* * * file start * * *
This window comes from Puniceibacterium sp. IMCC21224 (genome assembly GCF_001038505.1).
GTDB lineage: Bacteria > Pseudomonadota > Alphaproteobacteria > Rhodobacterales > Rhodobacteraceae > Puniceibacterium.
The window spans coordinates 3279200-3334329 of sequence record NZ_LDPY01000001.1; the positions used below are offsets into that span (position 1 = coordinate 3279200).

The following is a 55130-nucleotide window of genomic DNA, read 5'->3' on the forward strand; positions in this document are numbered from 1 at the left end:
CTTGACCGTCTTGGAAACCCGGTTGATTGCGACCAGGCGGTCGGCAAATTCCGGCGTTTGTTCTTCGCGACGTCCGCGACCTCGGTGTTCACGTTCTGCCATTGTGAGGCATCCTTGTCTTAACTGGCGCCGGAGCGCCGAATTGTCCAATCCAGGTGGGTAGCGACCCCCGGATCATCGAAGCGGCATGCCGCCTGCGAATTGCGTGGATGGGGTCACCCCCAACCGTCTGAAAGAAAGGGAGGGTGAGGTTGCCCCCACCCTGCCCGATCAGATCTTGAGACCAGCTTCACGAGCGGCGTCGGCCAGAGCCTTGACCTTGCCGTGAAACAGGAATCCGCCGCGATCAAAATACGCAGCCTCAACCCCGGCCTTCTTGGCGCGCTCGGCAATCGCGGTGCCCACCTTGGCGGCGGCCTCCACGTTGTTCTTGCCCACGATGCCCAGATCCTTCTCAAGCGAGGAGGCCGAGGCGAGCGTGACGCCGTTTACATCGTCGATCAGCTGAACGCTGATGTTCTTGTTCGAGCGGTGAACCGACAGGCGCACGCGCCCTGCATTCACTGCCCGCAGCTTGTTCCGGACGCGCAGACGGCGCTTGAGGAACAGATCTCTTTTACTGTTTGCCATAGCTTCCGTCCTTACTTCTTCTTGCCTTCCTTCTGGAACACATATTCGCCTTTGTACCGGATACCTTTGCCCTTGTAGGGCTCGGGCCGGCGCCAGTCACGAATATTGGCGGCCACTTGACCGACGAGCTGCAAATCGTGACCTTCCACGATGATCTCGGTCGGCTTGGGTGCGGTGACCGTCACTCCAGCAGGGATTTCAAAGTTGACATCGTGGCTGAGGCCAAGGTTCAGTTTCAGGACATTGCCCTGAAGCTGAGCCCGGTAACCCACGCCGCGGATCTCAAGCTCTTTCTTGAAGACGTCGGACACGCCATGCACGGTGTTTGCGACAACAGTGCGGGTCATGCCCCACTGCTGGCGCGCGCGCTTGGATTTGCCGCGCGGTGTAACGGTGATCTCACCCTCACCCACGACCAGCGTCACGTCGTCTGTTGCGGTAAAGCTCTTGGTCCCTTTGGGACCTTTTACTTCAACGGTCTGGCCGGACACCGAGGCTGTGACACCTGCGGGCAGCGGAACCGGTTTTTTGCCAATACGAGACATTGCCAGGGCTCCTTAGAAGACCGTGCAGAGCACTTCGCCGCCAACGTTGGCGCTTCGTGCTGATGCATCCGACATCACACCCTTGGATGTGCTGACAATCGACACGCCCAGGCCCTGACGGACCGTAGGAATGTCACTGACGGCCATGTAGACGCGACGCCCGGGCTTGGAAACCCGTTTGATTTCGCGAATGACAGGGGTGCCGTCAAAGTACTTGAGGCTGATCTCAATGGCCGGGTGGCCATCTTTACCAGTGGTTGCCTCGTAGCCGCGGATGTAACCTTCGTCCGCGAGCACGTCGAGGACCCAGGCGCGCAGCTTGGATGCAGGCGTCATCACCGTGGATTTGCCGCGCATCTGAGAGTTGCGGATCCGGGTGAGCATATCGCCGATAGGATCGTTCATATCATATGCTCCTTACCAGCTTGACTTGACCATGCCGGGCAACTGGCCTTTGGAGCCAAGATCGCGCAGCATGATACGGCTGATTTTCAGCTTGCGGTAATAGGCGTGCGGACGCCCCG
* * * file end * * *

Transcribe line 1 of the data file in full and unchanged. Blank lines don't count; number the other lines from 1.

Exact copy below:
This window comes from Puniceibacterium sp. IMCC21224 (genome assembly GCF_001038505.1).